A Shropshire Lad rose

Now that the first flush is almost done, will it flower again?  Do I have to feed it?  What about pruning?  ( I've been removing dead flowers daily)  Actually I have 4 bushes - one at each corner of my pergola.  The one in the ground has flowered its socks off, while the three in large pots have not done nearly as well.  Any advice very welcome. Here's a pic (hopefully) of the one in the ground, taken two weeks ago.




  • pansyfacepansyface PEAK DISTRICTPosts: 10,236

    David Austin's website says that it is excellent as a repeat flowerer, so you can look forward to more blooms. I'd definitely give them all a handful of a slow release fertiliser. The pelleted ones are easy to scatter in pots. Apart from deadheading, you could cut the flowering shoots back to a bud that looks as if it will produce a conveniently positioned shoot.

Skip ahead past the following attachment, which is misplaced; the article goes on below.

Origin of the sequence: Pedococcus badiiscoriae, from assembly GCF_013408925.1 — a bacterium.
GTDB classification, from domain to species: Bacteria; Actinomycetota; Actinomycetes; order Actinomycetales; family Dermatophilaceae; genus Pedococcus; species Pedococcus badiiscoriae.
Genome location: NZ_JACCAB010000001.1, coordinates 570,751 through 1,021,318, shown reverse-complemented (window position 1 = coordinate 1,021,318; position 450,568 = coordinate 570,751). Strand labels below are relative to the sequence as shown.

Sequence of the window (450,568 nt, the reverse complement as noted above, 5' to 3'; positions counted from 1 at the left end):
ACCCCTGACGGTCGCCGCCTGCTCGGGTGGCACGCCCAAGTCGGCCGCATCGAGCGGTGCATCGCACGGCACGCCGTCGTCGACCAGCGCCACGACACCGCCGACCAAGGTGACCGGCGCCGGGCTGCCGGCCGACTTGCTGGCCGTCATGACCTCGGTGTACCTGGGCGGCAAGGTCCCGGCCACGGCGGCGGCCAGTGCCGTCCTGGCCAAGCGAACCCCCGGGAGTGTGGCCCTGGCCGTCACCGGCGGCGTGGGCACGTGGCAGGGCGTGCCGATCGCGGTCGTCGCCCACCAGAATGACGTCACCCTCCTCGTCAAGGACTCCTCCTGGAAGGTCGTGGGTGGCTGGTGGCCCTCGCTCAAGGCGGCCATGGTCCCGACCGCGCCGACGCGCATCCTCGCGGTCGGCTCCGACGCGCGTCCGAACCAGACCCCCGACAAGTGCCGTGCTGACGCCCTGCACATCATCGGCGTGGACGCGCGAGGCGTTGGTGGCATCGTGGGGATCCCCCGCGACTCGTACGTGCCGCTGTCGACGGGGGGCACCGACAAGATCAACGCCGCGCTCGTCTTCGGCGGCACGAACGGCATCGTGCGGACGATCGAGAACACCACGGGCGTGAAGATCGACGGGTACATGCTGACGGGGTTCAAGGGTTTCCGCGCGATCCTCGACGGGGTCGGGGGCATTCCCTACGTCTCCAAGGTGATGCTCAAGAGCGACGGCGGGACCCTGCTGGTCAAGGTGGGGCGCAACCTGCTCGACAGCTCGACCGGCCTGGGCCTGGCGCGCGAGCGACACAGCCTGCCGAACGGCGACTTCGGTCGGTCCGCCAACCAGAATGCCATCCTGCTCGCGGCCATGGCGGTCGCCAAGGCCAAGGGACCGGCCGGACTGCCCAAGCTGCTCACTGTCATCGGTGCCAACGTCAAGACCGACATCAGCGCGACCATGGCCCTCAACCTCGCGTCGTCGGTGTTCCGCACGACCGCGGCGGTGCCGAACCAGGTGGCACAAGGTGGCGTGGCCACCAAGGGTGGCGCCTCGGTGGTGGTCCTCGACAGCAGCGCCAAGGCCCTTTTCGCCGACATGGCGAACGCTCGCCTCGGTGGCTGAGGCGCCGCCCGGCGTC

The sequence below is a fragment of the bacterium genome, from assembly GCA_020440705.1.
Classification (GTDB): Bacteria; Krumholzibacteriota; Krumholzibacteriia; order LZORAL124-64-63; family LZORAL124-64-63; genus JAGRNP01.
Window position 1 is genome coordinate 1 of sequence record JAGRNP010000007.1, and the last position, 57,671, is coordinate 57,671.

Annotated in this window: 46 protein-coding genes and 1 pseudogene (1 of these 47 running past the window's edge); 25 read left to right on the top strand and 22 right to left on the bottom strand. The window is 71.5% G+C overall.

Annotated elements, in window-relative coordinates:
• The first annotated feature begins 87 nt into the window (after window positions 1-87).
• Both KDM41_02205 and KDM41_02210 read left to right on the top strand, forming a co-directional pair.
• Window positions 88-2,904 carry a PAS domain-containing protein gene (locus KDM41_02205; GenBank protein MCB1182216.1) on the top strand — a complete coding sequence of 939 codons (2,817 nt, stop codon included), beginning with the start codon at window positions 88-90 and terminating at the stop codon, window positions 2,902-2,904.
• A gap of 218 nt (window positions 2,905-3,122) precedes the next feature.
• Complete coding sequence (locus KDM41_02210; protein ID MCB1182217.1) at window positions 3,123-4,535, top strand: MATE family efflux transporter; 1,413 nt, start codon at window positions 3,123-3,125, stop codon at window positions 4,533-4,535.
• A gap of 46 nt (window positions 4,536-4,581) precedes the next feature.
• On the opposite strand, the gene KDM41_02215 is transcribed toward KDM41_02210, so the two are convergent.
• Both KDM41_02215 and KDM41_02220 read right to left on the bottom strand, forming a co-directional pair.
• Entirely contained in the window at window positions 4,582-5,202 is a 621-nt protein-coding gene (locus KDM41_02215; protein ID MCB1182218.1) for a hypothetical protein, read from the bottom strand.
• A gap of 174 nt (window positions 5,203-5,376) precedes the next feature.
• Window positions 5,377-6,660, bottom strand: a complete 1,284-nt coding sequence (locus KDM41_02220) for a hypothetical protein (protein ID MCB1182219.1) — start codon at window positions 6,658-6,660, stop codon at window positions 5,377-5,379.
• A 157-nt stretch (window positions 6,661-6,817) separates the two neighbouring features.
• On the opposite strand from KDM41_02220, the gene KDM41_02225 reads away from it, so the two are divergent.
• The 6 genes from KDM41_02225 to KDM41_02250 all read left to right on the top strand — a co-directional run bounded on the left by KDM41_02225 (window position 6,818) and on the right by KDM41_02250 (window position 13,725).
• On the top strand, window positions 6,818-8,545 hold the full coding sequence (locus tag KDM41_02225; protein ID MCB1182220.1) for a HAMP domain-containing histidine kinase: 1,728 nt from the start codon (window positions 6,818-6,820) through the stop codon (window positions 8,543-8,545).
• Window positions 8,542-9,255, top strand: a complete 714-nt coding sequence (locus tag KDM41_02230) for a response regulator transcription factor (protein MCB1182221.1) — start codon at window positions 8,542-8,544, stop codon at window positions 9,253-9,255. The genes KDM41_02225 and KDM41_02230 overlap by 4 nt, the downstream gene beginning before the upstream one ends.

I suppose that the ones in the pots are a bit drier than the one in the flower bed. Roses do well in clay soils so maybe the potted ones are feeling the lack of some weight in the soil.

    I don't have this rose but it sounds nice. Is it really as perfumed as they say it is?

    Apophthegm -  a big word for a small thought.
  • Hi pansyface, thanks for the tips.  I've looked for buds but can't see any.  Whereas my Wollerton Old Hall roses have loads of new buds in the leaf axils. I would give ASL 8/10 for perfume, in comparison with my Munstead Wood roses which get 10/10.  WOH has a strong perfume which DA describes as like myrrh, but I would call it citrus.  It's a brilliant performer, but I have to say I was  a bit disappointed with the perfume.

  • Dave MorganDave Morgan Posts: 3,122

    You prune back to a leaf axil , a good 6 inches away from the flowered seed heads, a good feed of rose food well watered in produces the best result, an angled cut is best in the direction you want the new stems to grow.

  • yarrow2yarrow2 Posts: 701

    That's a beautiful rose.  I must try and get one of those.

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